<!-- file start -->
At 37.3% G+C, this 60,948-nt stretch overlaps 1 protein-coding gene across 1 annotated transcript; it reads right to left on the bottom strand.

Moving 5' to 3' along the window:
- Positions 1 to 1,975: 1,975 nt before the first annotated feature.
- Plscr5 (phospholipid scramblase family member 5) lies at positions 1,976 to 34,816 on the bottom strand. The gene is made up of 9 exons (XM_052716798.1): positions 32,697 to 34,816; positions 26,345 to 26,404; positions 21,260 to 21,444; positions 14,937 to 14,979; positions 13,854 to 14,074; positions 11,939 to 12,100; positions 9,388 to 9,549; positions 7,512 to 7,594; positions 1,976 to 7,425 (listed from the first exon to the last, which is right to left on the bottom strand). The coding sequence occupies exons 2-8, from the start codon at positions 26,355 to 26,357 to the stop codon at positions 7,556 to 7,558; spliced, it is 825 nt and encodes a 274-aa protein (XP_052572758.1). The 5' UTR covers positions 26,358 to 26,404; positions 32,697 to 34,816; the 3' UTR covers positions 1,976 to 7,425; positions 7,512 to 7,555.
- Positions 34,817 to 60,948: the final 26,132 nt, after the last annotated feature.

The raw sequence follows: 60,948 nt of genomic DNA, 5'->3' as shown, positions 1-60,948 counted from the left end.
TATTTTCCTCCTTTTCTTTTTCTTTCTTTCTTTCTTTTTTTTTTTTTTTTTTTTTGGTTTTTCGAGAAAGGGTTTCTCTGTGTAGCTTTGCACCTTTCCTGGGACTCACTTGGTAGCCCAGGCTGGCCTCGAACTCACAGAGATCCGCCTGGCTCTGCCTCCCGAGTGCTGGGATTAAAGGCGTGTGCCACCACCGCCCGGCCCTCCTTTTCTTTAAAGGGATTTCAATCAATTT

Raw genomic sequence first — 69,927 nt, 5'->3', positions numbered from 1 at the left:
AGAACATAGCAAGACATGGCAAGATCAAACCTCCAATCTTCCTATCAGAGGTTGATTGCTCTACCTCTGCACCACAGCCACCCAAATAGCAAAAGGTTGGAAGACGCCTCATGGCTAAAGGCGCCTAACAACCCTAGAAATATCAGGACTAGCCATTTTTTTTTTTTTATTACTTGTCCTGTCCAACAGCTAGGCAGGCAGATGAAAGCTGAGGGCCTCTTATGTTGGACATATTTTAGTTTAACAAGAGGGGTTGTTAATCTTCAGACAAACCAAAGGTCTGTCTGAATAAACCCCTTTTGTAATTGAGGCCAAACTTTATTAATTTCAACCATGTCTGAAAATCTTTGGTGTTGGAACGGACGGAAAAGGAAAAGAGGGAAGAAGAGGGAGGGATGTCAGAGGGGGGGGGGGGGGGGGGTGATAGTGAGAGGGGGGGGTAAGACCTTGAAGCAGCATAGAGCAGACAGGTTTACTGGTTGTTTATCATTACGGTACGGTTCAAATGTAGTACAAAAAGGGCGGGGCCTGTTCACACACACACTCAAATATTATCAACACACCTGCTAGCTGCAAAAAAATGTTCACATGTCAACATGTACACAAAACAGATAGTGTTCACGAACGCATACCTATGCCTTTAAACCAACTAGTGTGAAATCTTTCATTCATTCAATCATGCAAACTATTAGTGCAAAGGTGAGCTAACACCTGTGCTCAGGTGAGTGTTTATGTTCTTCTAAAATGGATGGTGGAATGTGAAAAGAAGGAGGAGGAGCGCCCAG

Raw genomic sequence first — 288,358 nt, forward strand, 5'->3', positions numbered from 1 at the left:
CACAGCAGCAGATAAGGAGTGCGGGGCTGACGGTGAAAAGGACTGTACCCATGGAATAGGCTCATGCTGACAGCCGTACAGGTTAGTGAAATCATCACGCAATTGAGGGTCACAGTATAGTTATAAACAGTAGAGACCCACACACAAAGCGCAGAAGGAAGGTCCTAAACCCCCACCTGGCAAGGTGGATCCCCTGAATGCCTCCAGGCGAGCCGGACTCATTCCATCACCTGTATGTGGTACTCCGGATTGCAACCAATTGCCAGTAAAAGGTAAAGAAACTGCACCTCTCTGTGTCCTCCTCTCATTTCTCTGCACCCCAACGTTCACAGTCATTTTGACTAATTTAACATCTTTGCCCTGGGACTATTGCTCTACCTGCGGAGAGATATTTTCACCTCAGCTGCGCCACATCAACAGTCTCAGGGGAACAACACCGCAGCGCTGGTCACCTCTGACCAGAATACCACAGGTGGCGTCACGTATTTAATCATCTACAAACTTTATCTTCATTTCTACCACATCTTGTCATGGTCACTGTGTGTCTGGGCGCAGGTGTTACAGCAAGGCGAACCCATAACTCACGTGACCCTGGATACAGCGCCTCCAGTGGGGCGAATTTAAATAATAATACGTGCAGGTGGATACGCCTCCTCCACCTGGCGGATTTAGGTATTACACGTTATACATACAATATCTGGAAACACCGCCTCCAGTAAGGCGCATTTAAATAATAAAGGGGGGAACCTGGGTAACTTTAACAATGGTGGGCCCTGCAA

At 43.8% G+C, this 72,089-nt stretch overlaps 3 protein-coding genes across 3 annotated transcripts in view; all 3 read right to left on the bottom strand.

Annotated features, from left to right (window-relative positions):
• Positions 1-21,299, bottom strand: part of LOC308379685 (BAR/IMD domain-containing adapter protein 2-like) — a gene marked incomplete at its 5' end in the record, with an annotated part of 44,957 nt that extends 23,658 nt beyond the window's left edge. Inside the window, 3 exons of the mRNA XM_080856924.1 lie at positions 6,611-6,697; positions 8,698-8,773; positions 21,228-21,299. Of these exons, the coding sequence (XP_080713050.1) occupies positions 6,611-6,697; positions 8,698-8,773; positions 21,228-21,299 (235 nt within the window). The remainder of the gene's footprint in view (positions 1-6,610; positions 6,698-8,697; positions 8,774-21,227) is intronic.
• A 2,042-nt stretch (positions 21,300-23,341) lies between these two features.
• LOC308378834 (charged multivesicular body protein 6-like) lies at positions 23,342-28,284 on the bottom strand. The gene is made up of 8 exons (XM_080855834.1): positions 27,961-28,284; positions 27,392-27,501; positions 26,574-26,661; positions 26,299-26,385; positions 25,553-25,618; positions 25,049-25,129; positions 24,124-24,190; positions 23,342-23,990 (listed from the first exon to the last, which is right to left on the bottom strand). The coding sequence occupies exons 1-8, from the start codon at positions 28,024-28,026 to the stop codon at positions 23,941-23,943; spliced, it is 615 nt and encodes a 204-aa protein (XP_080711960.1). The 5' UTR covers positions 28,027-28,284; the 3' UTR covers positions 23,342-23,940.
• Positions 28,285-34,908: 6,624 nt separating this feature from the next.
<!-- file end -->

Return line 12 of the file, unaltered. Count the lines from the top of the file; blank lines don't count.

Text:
At 43.8% G+C, this 72,089-nt stretch overlaps 3 protein-coding genes across 3 annotated transcripts in view; all 3 read right to left on the bottom strand.